The first challenge for the riders, once the echelons had stopped, was the short climb of Posbank. Tjallingii knew he could take the blue climber’s jersey to the south of Italy if he took maximum points and he managed to hold off the fast closing Amezqueta for the win. The Dutchman was now guaranteed a jersey in exchange for his two days spent in the break. However, it looked like his time in the lead was fast coming to an end as the peloton closed to within two minutes.

The peloton were led entirely by the Cannondale team, who were trying to keep team leader, Rigoberto Uran, out of danger. They were also helping the sprinter’s teams who were happy to let the GC teams do all the chasing work. The break were fighting hard against the chasers and they pulled their lead out beyond the two minute mark as they hit the finishing circuits for the first time.

There was still no response from the sprint teams and the leading quartet were increasing their lead beyond the 2:30 point. Etixx – Quick-Step were the first team to break rank and they threw forward Pieter Serry to increase the pace. His work immediately sliced off ten seconds of the lead but they were able to hold it at that with 24km left to race.

The finishing circuit was twisty with plenty of pieces of road furniture littering the street it was proving difficult for the peloton to quickly close the gap. The leading four had 1:45 with 16km left to ride. Lukasz Wisniowski (Etixx – Quick-Step) had been sent to the front and his pace was fracturing the peloton. The gap was still above 1.30 with just one more 14km circuit left to go. Etixx were joined in their pacemaking efforts by IAM Cycling and Lampre-Merida and they quickly dragged the gap down towards the minute mark. Up front Van Zyl decided that he’d had enough of working with the other three and made a bid for home with 12km left to ride.

Arnhem - Netherlands - wielrennen - cycling - radsport - cyclisme - illustration - sfeer - illustratie  pictured during  stage 3  of th 99th Giro d'Italia 2016 from Nijmegen to Arnhem in the Netherlands - photo LB/RB/Cor Vos © 2016The Dutch fans were out again for stage 3

Arrivé Arnheim
Just as it looked like Van Zyl would be easily caught; a huge crash at the back of the peloton swung the advantage back in his favor. A number of Arnaud Dermare’s FDJ team mates hit the deck leaving him without a lead-out. Eduard Grosu (Nippo-Vini Fantini) also crashed and he was the worst effected. Grosu was the Giro’s second abandonments. The crash had broken up a number of the sprint teams and they still trailed Van Zyl by 35 seconds with 6.5km left to go.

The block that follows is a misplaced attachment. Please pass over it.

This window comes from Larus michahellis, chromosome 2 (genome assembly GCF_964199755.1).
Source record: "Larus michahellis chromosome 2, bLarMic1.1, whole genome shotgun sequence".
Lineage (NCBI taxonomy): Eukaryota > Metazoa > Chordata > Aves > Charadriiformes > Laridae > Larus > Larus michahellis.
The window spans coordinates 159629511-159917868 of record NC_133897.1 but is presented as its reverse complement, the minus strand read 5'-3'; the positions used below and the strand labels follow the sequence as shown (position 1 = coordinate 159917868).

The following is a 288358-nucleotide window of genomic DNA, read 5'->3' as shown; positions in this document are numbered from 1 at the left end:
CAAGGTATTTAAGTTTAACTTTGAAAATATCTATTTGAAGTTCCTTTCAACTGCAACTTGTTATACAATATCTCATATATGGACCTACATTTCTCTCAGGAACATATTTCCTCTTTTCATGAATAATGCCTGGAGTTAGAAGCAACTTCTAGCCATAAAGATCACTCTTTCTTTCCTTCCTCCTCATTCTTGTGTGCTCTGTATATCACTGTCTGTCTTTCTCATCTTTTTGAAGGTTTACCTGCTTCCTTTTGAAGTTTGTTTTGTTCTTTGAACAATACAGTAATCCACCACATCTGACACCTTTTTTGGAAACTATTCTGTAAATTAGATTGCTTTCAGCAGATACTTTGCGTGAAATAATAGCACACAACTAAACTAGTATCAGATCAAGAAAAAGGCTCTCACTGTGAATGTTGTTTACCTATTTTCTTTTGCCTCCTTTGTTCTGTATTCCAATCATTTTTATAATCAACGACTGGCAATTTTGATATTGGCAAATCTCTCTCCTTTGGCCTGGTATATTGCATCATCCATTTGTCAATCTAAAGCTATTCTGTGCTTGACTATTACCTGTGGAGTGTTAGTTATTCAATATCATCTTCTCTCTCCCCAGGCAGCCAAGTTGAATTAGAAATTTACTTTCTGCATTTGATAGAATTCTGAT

Another crash took down Bert De Backer and Nikias Arndt (Giant-Alpecin) near the back of the peloton but they were soon back on the bike. Van Zyl was slowly grinding over one of the bridges but he was actually increasing his gap towards 45 seconds.

Etixx – Quick-Step were forced back on to the front to close down the lone escapee. They instantly closed the gap below 20 seconds with 3km left to ride. He was in sight and it was looking a good bet for another sprint finish. 2km to go and Van Zyl was still hanging on but Bob Jungels (Etixx – Quick-Step), who was leading the group, could virtually reach out and touch him. He was brought back inside the final 2km to set up the sprint finish.

Inside the final kilometer it was a battle between Etixx and Lampre for who would get the honor of leading out the sprint. Trek-Segafredo were also up there for Nizzolo but it was Etixx on the front. Kittel was in third wheel but there was an inevitability about his sprint as he simply strode around his lead-out man Sabatini and beat into second place, Elia Viviani (Sky) by three bike lengths. Giacomo Nizzolo took a strong third but really, there doesn’t seem to be anyone who can match Kittel and his Etixx – Quick-Step team.

giro16st3-kittel-sprint-920A good bike length of a win for Marcel Kittel

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Giro d’Italia Stage 3 Result:
1. Marcel Kittel (Ger) Etixx – Quick-Step in 4:23:45
2. Elia Viviani (Ita) Sky
3. Giacomo Nizzolo (Ita) Trek-Segafredo
4. André Greipel (Ger) Lotto Soudal
5. Alexander Porsev (Rus) Katusha
6. Kristian Sbaragli (Ita) Dimension Data
7. Moreno Hofland (Ned) LottoNl-Jumbo
8. Arnaud Demare (Fra) FDJ
9. Rick Zabel (Ger) BMC
10. Matej Mohoric (Slo) Lampre-Merida
11. Manuel Belletti (Ita) Southeast-Venezuela
12. Caleb Ewan (Aus) Orica-GreenEDGE
13. Matteo Pelucchi (Ita) IAM Cycling
14. Paolo Simion (Ita) Bardiani-CSF
15. Ivan Savitskiy (Rus) Gazprom-Rusvelo
16. Aleksei Tsatevich (Rus) Katusha
17. Tobias Ludvigsson (Swe) Giant-Alpecin
18. Nicola Ruffoni (Ita) Bardiani-CSF
19. Ilnur Zakarin (Rus) Katusha
20. Andrey Zeits (Kaz) Astana
21. Georg Preidler (Aut) Giant-Alpecin
22. Eugert Zhupa (Alb) Southeast-Venezuela
23. Gianluca Brambilla (Ita) Etixx – Quick-Step
24. Roger Kluge (Ger) IAM Cycling
25. Boy Van Poppel (Ned) Trek-Segafredo.

Giro d’Italia Overall After Stage 3:
1. Marcel Kittel (Ger) Etixx – Quick-Step in 9:13:10
2. Tom Dumoulin (Ned) Giant-Alpecin at 0:09
3. Andrey Amador (CRc) Movistar at 0:15
4. Tobias Ludvigsson (Swe) Giant-Alpecin at 0:17
5. Moreno Moser (Ita) Cannondale at 0:21
6. Bob Jungels (Lux) Etixx – Quick-Step at 0:22
7. Matthias Brandle (Aut) IAM Cycling at 0:23
8. Roger Kluge (Ger) IAM Cycling at 0:25
9. Chad Haga (USA) Giant-Alpecin
10. Georg Preidler (Aut) Giant-Alpecin at 0:26
11. Vincenzo Nibali (Ita) Astana at 0:28
12. Lukasz Wisniowski (Pol) Etixx – Quick-Step at 0:29
13. Tanel Kangert (Est) Astana at 0:30
14. Steven Kruijswijk (Ned) LottoNl-Jumbo at 0:31
15. Giacomo Nizzolo (Ita) Trek-Segafredo at 0:32
16. Alejandro Valverde (Spa) Movistar at 0:33
17. Moreno Hofland (Ned) LottoNl-Jumbo at 0:34
18. Jakob Fuglsang (Den) Astana at 0:37
19. Diego Ulissi (Ita) Lampre-Merida at 0:38
20. Elia Viviani (Ita) Sky at 0:39
21. Nicolas Roche (Irl) Sky
22. Esteban Chaves Rubio (Col) Orica-GreenEDGE
23. Stefan Kueng (Swi) BMC
24. Leigh Howard (Aus) IAM Cycling
25. Sean De Bie (Bel) Lotto Soudal at 0:40.